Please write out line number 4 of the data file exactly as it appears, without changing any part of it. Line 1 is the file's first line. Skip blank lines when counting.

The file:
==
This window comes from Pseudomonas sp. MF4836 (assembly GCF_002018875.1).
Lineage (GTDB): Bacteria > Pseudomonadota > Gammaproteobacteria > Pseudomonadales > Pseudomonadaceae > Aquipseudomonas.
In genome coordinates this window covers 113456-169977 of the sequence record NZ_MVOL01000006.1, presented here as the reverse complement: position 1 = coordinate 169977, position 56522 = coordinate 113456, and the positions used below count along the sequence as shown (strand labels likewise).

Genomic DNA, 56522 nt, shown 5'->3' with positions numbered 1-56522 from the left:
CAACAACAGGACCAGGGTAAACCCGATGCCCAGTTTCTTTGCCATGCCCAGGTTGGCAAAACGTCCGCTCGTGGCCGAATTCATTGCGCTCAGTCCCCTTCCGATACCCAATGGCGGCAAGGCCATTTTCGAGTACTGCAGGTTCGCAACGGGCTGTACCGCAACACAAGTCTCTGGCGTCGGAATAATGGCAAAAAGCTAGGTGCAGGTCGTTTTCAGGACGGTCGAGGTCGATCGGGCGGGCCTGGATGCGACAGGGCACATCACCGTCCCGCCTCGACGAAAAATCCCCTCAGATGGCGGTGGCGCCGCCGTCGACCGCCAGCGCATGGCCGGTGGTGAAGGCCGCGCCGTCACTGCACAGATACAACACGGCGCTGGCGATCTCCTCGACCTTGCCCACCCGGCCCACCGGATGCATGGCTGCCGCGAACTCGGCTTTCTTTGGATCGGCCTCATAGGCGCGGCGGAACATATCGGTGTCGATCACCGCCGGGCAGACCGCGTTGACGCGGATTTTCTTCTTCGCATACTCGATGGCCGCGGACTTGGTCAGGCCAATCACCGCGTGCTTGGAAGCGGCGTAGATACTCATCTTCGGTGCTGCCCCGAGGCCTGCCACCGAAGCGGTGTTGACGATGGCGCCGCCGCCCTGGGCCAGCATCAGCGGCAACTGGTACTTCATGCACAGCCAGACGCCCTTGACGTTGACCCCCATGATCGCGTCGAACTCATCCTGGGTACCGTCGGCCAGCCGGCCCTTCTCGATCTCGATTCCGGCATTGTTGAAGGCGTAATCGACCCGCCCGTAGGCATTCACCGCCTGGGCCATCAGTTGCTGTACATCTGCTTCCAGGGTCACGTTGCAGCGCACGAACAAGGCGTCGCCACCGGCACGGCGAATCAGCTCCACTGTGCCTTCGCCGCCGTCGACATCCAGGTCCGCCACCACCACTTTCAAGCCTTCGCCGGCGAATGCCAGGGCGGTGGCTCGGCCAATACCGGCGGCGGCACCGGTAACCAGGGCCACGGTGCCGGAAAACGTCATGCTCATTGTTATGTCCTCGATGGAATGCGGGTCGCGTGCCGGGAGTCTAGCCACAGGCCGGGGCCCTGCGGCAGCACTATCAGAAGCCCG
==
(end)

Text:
Genomic DNA, 56522 nt, shown 5'->3' with positions numbered 1-56522 from the left: